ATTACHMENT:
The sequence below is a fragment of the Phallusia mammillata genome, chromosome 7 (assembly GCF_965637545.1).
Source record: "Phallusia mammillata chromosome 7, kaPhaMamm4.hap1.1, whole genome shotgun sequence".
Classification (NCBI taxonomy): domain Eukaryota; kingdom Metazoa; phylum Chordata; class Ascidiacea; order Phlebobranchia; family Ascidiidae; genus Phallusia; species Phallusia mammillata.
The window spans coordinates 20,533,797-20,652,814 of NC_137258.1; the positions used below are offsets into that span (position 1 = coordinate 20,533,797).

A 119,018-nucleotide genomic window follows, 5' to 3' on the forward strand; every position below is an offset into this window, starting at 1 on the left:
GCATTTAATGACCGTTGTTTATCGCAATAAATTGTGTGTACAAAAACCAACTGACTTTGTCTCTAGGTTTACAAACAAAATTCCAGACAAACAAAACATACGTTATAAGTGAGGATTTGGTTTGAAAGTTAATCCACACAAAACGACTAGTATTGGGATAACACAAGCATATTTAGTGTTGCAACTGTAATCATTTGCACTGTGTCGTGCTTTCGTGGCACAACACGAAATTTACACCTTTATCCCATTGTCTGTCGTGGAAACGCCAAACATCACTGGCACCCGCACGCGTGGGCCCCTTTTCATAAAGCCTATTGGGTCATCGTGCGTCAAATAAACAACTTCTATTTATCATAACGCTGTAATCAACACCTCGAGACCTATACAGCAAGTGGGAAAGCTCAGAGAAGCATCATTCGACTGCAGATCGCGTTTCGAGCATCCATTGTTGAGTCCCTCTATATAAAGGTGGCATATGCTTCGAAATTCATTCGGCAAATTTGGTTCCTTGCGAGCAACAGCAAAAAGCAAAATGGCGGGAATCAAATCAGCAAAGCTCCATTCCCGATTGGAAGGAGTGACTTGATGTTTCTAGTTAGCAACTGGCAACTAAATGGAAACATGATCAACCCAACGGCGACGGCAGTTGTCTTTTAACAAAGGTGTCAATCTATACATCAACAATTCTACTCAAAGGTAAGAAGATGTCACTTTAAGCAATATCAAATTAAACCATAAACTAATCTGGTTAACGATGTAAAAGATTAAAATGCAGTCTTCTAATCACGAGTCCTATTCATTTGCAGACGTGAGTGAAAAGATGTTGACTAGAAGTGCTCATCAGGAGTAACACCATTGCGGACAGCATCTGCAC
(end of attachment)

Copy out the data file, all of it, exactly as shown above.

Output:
The sequence below is a fragment of the Phallusia mammillata genome, chromosome 7 (assembly GCF_965637545.1).
Source record: "Phallusia mammillata chromosome 7, kaPhaMamm4.hap1.1, whole genome shotgun sequence".
Classification (NCBI taxonomy): domain Eukaryota; kingdom Metazoa; phylum Chordata; class Ascidiacea; order Phlebobranchia; family Ascidiidae; genus Phallusia; species Phallusia mammillata.
The window spans coordinates 20,533,797-20,652,814 of NC_137258.1; the positions used below are offsets into that span (position 1 = coordinate 20,533,797).

A 119,018-nucleotide genomic window follows, 5' to 3' on the forward strand; every position below is an offset into this window, starting at 1 on the left:
GCATTTAATGACCGTTGTTTATCGCAATAAATTGTGTGTACAAAAACCAACTGACTTTGTCTCTAGGTTTACAAACAAAATTCCAGACAAACAAAACATACGTTATAAGTGAGGATTTGGTTTGAAAGTTAATCCACACAAAACGACTAGTATTGGGATAACACAAGCATATTTAGTGTTGCAACTGTAATCATTTGCACTGTGTCGTGCTTTCGTGGCACAACACGAAATTTACACCTTTATCCCATTGTCTGTCGTGGAAACGCCAAACATCACTGGCACCCGCACGCGTGGGCCCCTTTTCATAAAGCCTATTGGGTCATCGTGCGTCAAATAAACAACTTCTATTTATCATAACGCTGTAATCAACACCTCGAGACCTATACAGCAAGTGGGAAAGCTCAGAGAAGCATCATTCGACTGCAGATCGCGTTTCGAGCATCCATTGTTGAGTCCCTCTATATAAAGGTGGCATATGCTTCGAAATTCATTCGGCAAATTTGGTTCCTTGCGAGCAACAGCAAAAAGCAAAATGGCGGGAATCAAATCAGCAAAGCTCCATTCCCGATTGGAAGGAGTGACTTGATGTTTCTAGTTAGCAACTGGCAACTAAATGGAAACATGATCAACCCAACGGCGACGGCAGTTGTCTTTTAACAAAGGTGTCAATCTATACATCAACAATTCTACTCAAAGGTAAGAAGATGTCACTTTAAGCAATATCAAATTAAACCATAAACTAATCTGGTTAACGATGTAAAAGATTAAAATGCAGTCTTCTAATCACGAGTCCTATTCATTTGCAGACGTGAGTGAAAAGATGTTGACTAGAAGTGCTCATCAGGAGTAACACCATTGCGGACAGCATCTGCAC